By Alejandra Pallais for Finding Nature News
On a cold mid-January evening in Rochester, NY, a group of young people stand around a circle in a snow-covered forest cheering and rooting for each other. Their aim? Start a fire with only one match.
“When the fire finally went off, everyone felt so empowered. It was invigorating,” said Stephanie Benway, Environmental Education Specialist for the City of Rochester’s Department of Recreation and Youth Services. Since these teens will lead the process for Rochester’s Children’s Outdoor Bill of Rights (COBOR), team building and connecting to nature were the activity’s goal. And they achieved it.
Through the COBOR process, the City of Rochester wants to engage youth and the local community while also identifying local partners that share a common interest in connecting kids to nature. “With COBOR, it's not so much about the end product,” Benway said. “It’s about spreading awareness through the process and the conversations.”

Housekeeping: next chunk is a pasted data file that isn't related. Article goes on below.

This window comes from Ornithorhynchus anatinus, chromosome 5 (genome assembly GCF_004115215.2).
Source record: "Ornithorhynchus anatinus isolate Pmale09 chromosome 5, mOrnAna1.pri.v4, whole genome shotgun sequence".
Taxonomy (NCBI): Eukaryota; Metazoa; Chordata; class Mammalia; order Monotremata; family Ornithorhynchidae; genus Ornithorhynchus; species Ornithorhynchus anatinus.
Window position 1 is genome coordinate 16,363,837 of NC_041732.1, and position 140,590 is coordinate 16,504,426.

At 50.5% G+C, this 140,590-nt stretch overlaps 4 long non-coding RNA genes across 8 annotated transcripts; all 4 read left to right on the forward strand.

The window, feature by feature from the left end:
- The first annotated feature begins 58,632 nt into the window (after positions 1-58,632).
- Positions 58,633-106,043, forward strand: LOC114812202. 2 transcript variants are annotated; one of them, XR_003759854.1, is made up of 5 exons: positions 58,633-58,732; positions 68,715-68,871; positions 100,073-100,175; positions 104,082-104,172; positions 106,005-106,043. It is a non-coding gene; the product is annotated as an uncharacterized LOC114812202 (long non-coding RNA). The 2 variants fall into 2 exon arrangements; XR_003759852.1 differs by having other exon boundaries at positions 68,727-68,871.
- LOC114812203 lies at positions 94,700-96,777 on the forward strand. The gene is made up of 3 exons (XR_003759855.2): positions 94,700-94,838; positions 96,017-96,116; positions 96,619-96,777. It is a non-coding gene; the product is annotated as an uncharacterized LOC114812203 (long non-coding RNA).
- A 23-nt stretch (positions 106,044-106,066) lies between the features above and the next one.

Photo courtesy of Stephanie Benway, Environmental Education Specialist for the City of Rochester’s Department of Recreation and Youth Services
Many leaders who’ve worked on a COBOR agree. “It's more about a process to galvanize residents and partners to bring about the programs, policies, funding or activities needed in their area to help all children develop a relationship with nature,” said Monica Lopez Magee, Director of Cities and Community Engagement for the Children and Nature Network and co-lead for the Cities Connecting Children to Nature (CCCN) initiative, a national partnership between the National League of Cities and the Children and Nature Network.
“They [city leaders] see it as a public-facing symbol, a messaging tool, and an opportunity to raise awareness for the importance of giving all children equitable access to nature’s benefits,” said Lopez Magee.